Even the most sinister of secret black op sites needs a surprising number of independent contractors to keep the place running. Take Area 51, for example. Sure it might be filled to the brim with nameless spooks and technocrats dissecting alien bodies and all that. But there's also a whole cadre of support staff and minor tech support guys who just punch the clock and make a living at the place.
Which poses a problem: You can't have these minor players blabbing about the alien microwave gun the lab boys are using to make crop circles. The conspiracy-minded might suggest eliminating these loose strings. Heck, if we can bump off foreign leaders, we certainly can snuff a cafeteria lady or the random radar operator. Here's the thing though, in the remote locales suitable for secret installations, labor isn't an inexhaustible resource. Not only will you work your way through all the qualified mechanics pretty quickly, but eventually your rep as a place where workers vanish will scare off the rest of the talent pool.
No, as unsexy as it is, better to just swear the little guys to secrecy too.
In Area 51's case, the contractual obligation to secrecy for many minor employees extended 47 years. Which means, for those keeping count, employees who worked the site in the 1950s and '60s are now free to discuss what they witnessed.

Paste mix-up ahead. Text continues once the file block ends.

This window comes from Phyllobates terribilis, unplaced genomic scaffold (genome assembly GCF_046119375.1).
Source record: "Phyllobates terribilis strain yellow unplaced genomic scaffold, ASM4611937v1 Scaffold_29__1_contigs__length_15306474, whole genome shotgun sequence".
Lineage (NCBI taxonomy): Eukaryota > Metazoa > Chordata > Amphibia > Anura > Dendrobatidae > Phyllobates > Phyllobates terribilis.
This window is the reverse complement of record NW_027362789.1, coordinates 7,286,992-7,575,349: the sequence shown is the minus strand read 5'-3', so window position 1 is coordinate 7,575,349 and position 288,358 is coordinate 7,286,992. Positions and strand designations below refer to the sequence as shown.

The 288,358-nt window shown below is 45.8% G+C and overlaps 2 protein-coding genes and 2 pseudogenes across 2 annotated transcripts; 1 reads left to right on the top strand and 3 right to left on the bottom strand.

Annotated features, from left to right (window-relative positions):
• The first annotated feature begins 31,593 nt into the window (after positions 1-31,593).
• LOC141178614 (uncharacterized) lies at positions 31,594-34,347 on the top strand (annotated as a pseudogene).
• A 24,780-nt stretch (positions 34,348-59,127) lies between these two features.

Sadly, no aliens.
The Seattle Times interviews are few Area 51 vets, like James Noce, formerly the radar operator at the infamous site. Though Noce has no tales about alien crashes, his recollections about the crash of a A-12 spy plane in 1963 should sound familiar to any UFO fancier.
Noce remembers when "Article 123," as one of the A-12s was called, crashed on May 24, 1963, after the plane stalled near Wendover, Utah. The pilot ejected and survived.
Noce says he was among those who flew to the crash site in a giant cargo plane loaded with several trucks. They loaded everything from the crash into the trucks.
He remembers that a local deputy had either witnessed the crash or had quickly arrived at the scene. There also was a family on a vacation car trip who had taken photos.
"We confiscated the camera, took the film out," says Noce. "We just said we worked for the government."
He says the deputy and the family were told not to talk to anybody about the crash, especially the press.
"We told them there would be dire consequences," Noce says. "You scared them."
As an added incentive, he says, the CIA arrived with a briefcase full of cash.
"I think it was like 25 grand apiece, for the sheriff and the family," says Noce.